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Change – this time its personal! Sue Price Head of Service Improvement Shropshire and Staffordshire Strategic Health Authority.

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Presentation on theme: "Change – this time its personal! Sue Price Head of Service Improvement Shropshire and Staffordshire Strategic Health Authority."— Presentation transcript:

1 Change – this time its personal! Sue Price Head of Service Improvement Shropshire and Staffordshire Strategic Health Authority

2 while the primary stimulus for change remains those forces in the external environment, the primary motivator for how change is accomplished resides with the people within the organisation Benjamin and Mabey Facilitating Radical Change (1993)

3 Background Change may be an imprecise science, but evidence is available on what works and what does not, and the NHS must make use of this. White Paper - A First Class Service

4 Challenges and opportunities for the NHS Changing pressures of the environment Multiple stakeholders ~ internal/external Changing technologies Complex organisations ~ interdependence People ~ experience of change interventions ~unforeseen/unintended consequences

5 Why do we need to change hearts and minds? If we only change hearts people accept changes but do not understand them If we only change minds then people are not committed to the changes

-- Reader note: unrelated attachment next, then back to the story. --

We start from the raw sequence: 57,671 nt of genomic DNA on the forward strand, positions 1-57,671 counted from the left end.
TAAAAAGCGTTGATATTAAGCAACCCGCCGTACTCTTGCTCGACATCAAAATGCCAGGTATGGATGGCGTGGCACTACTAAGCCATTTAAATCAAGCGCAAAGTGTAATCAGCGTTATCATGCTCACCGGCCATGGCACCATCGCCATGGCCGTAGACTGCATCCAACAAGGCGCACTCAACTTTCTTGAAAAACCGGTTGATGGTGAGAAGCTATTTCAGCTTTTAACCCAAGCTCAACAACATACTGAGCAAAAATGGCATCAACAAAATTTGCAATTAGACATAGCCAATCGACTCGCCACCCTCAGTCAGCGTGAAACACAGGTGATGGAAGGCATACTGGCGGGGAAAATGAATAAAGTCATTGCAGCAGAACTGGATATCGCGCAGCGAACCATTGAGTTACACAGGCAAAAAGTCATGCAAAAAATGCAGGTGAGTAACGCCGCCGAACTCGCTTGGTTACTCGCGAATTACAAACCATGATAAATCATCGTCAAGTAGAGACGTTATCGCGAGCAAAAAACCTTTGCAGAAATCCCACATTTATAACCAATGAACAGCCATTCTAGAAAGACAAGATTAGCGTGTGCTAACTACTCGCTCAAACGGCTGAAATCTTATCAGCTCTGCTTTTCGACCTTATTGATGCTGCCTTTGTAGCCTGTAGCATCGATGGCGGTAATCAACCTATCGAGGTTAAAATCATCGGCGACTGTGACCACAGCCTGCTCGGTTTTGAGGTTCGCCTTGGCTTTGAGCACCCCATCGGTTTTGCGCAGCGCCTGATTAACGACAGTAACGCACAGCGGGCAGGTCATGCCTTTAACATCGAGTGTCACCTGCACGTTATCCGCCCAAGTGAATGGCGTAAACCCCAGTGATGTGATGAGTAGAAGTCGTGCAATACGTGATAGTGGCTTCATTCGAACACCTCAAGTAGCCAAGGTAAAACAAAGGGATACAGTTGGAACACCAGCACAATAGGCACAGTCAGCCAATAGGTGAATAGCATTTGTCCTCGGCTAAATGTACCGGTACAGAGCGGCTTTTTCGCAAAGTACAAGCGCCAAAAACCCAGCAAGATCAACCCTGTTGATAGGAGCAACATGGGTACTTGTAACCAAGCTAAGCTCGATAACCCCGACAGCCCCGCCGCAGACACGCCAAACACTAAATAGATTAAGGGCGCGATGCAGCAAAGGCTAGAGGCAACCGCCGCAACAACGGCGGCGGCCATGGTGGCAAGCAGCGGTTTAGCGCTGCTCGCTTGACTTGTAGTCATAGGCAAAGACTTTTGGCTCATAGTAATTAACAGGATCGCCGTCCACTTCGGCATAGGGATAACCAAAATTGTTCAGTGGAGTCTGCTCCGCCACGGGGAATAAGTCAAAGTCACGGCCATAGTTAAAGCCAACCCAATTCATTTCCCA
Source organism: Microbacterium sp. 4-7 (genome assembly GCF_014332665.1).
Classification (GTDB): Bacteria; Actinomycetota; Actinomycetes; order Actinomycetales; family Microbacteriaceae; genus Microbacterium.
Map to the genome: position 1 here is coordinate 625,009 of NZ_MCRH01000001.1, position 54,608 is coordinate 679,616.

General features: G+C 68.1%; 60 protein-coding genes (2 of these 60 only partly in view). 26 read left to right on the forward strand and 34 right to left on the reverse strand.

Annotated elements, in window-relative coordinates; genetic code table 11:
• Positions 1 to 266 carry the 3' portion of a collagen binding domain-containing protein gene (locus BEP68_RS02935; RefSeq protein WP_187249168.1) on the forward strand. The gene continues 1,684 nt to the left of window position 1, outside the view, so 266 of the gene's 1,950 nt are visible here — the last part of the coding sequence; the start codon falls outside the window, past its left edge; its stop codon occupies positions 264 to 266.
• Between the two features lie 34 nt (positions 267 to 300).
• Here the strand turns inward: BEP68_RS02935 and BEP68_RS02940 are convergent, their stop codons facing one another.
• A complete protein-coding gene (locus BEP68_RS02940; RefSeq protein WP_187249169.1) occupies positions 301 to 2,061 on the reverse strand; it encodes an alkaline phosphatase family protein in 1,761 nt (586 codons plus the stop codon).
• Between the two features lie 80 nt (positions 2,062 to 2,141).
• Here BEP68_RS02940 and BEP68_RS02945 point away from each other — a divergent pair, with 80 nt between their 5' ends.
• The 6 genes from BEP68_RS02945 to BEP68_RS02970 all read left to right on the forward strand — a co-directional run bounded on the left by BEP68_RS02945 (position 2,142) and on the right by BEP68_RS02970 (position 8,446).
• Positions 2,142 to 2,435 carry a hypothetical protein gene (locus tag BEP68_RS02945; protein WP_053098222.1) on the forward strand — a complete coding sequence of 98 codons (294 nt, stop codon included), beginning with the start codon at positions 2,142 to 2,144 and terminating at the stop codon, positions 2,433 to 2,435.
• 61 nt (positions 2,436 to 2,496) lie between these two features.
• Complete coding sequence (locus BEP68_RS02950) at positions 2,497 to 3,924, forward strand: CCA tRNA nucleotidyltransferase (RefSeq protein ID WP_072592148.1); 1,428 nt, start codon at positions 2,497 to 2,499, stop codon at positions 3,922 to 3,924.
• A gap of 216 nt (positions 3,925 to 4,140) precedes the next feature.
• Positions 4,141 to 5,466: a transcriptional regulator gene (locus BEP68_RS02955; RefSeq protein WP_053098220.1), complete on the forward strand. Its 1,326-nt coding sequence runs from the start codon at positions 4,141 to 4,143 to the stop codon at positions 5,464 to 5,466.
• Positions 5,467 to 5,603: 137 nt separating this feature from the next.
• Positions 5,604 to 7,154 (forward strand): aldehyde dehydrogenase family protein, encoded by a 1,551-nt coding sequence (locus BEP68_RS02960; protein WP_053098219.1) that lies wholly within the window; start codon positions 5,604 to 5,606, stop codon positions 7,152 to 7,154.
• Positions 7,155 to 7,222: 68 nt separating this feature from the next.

6 Any improvement is a change, not every change is an improvement, but we cannot improve anything unless we change it Goldratt, Theory of Constraints (1990)

7 Change means doing things differently! It creeps up on people…... –They nod happily about need for change –They vigorously agree with the new ideas –but.. –They become nervous when they realise that they need to do think differently, not just other people

8 How comfortable are you? Do you find the idea of change exciting or uncomfortable?

9 Change and learning Comfort Zone Panic Zone people close up they freeze they dont learn P.Senge (2000)

10 Discomfort Zone Change and learning Comfort Zone Panic Zone Uncertainty Learning

11 Helping People to get to the Discomfort Zone Encourage them to trial new things (even if they dont work) Create systems and processes that encourage a habit of experimentation Provide support It is OK to say I dont know Understand process of loss and bereavement Dont impose change Create ownership and involvement

12 It is not Change - It is Transition Change is a doddle –it happens – its external Transition is an internal process of adjustment Help people to: –Let go of the old –Move through the neutral zone –Accept the challenge of the new William Bridges